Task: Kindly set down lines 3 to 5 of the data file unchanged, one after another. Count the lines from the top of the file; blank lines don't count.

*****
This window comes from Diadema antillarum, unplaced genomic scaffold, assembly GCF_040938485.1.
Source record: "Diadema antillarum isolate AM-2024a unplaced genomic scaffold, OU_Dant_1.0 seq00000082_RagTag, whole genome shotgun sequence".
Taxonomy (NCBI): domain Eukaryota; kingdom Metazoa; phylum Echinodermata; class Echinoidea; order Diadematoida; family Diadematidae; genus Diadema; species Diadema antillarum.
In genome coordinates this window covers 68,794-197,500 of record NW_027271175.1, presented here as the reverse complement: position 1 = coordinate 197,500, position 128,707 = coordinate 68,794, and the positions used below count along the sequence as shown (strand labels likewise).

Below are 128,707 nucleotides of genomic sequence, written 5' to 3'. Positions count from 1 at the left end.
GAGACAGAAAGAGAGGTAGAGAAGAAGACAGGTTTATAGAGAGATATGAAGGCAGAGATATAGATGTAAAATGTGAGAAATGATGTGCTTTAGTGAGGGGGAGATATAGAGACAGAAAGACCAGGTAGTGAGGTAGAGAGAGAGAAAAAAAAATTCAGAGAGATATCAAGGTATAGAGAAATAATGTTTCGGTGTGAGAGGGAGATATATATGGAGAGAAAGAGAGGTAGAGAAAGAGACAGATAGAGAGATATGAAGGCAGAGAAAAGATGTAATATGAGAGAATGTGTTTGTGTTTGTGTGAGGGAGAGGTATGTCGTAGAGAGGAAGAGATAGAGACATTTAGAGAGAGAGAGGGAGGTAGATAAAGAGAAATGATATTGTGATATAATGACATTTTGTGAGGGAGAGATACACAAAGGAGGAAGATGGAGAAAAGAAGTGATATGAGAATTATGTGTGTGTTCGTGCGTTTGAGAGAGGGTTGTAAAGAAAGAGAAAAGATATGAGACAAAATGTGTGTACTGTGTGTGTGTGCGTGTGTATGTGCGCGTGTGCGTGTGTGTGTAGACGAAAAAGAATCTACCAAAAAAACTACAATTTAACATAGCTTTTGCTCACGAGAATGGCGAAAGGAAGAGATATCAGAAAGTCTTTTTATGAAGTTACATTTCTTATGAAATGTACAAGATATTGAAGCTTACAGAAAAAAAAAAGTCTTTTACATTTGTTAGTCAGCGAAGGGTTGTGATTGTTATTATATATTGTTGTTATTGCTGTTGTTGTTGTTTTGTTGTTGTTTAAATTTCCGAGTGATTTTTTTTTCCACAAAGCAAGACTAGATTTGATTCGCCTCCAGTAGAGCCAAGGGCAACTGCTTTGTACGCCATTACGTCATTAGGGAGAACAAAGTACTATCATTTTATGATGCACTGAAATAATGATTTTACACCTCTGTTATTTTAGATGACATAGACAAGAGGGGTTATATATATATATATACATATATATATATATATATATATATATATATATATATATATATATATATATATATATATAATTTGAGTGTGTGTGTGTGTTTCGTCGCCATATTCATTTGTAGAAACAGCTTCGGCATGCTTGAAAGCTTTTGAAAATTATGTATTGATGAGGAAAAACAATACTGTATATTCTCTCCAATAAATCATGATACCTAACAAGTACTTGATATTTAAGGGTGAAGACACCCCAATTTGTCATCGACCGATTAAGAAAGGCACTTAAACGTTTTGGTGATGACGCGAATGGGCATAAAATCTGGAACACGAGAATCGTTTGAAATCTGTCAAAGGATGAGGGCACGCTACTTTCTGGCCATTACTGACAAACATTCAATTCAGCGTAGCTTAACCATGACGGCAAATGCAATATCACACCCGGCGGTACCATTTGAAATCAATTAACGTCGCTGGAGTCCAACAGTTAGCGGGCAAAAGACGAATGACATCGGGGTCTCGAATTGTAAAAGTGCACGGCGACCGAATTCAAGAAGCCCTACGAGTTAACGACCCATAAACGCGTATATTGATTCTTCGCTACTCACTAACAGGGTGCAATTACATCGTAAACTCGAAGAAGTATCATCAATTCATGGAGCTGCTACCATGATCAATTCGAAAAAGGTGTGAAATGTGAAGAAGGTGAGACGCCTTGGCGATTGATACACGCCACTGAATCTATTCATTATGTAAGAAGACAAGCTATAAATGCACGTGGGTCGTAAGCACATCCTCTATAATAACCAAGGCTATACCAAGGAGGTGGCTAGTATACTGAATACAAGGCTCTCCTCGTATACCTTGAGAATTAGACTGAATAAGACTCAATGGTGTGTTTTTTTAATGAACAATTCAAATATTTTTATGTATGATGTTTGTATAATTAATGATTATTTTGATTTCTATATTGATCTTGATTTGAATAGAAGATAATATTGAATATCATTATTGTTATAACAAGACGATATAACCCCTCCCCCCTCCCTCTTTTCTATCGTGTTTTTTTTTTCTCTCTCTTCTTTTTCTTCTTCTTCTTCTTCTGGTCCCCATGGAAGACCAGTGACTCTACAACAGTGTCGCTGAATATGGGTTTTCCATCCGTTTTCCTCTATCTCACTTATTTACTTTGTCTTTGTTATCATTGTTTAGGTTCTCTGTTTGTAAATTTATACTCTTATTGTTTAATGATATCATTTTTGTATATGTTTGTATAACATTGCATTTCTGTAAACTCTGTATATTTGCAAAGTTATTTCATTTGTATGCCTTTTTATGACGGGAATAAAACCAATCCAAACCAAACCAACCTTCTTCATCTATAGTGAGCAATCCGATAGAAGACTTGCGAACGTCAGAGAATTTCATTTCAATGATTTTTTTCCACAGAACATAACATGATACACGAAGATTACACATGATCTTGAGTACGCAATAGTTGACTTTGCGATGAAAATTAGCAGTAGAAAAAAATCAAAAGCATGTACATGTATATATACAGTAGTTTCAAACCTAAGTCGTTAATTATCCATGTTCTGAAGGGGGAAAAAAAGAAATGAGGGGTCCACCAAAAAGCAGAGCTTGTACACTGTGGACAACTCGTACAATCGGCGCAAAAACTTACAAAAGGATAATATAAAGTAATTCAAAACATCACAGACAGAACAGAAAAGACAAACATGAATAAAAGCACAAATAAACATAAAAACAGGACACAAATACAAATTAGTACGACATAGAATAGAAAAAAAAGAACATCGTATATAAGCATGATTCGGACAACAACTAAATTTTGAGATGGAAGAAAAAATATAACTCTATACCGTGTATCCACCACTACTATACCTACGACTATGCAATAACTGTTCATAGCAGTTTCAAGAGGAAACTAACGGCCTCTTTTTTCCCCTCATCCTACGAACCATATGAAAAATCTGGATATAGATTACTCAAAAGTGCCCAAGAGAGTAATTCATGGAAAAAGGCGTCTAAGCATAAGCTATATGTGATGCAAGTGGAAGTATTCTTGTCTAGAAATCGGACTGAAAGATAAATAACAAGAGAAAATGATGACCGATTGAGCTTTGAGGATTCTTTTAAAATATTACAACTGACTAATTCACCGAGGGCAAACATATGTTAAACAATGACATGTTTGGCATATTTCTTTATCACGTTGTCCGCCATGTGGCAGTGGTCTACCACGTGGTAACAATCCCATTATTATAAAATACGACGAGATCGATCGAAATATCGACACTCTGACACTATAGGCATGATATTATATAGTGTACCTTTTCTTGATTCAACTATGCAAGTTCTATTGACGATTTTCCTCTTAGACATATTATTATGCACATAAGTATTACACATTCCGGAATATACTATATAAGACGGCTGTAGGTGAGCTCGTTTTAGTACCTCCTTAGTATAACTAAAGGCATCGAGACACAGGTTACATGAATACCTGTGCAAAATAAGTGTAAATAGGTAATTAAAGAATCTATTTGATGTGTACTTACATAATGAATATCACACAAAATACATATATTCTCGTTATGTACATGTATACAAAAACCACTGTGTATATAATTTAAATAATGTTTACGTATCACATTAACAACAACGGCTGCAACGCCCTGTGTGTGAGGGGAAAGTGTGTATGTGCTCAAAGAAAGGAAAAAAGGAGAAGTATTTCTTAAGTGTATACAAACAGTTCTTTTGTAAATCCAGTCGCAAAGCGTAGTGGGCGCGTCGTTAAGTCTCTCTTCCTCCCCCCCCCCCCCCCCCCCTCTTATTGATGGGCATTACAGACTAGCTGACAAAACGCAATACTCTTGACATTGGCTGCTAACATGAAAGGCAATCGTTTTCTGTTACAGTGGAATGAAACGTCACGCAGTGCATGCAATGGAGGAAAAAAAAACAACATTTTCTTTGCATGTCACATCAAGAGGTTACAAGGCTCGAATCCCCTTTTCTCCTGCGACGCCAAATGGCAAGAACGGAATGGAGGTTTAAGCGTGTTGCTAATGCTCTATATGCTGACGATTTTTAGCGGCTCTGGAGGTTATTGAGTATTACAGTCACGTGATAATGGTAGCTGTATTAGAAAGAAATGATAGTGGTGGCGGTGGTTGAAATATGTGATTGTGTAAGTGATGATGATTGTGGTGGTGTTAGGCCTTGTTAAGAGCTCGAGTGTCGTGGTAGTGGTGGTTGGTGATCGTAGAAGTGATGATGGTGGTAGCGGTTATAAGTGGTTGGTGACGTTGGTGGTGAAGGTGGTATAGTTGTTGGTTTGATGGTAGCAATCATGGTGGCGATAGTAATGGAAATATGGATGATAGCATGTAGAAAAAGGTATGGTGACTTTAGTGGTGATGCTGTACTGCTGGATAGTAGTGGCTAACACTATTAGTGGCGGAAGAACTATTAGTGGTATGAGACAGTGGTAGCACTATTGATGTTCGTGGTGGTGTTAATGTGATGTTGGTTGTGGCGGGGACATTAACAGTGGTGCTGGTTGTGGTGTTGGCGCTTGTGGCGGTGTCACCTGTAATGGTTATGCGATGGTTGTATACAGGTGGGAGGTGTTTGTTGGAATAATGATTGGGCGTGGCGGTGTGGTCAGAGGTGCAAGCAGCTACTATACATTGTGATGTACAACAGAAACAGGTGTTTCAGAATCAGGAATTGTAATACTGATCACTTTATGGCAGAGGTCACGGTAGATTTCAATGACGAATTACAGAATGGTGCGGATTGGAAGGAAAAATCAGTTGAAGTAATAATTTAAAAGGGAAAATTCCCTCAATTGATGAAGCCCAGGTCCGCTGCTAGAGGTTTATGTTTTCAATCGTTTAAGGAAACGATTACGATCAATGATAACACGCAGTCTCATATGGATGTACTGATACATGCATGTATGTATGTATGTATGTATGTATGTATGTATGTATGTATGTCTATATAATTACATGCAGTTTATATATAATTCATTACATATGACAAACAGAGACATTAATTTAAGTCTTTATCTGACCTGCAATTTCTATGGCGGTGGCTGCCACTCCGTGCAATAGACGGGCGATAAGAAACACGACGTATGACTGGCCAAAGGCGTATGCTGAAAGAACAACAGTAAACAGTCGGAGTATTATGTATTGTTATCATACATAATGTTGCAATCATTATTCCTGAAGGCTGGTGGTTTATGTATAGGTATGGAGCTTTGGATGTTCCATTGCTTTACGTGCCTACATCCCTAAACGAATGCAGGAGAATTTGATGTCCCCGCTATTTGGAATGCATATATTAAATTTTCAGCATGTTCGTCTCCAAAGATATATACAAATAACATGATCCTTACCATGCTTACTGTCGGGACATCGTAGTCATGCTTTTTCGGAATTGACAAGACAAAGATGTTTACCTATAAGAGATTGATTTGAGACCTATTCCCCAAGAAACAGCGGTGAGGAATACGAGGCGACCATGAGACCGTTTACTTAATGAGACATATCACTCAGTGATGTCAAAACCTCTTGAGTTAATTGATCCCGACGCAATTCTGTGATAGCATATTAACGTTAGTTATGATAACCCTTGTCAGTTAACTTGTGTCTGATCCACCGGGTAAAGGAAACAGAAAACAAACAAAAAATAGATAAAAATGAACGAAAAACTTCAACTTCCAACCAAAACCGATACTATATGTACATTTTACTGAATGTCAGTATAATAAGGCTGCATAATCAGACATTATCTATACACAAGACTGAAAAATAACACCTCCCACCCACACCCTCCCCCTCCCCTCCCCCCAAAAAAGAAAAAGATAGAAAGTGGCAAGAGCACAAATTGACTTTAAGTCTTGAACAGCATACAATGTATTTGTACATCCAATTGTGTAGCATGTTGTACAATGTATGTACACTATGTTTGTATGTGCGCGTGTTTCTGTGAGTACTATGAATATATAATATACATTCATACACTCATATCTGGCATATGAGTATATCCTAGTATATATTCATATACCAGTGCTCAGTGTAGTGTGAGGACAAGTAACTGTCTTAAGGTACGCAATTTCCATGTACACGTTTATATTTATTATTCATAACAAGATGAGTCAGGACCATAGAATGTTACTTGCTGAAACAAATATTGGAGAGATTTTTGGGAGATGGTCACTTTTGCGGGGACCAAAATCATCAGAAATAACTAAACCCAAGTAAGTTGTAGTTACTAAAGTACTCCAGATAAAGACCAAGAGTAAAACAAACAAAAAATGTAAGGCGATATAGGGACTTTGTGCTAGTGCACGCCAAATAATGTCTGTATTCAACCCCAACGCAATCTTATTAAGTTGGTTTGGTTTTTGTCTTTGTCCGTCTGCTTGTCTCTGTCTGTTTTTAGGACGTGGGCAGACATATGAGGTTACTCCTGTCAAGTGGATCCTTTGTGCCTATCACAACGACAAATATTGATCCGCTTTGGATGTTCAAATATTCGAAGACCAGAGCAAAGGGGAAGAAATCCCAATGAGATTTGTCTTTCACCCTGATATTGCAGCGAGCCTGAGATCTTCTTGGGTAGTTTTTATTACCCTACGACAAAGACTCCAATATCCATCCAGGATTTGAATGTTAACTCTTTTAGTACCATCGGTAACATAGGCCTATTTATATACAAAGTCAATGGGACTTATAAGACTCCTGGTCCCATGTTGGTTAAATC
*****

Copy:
Taxonomy (NCBI): domain Eukaryota; kingdom Metazoa; phylum Echinodermata; class Echinoidea; order Diadematoida; family Diadematidae; genus Diadema; species Diadema antillarum.
In genome coordinates this window covers 68,794-197,500 of record NW_027271175.1, presented here as the reverse complement: position 1 = coordinate 197,500, position 128,707 = coordinate 68,794, and the positions used below count along the sequence as shown (strand labels likewise).

Below are 128,707 nucleotides of genomic sequence, written 5' to 3'. Positions count from 1 at the left end.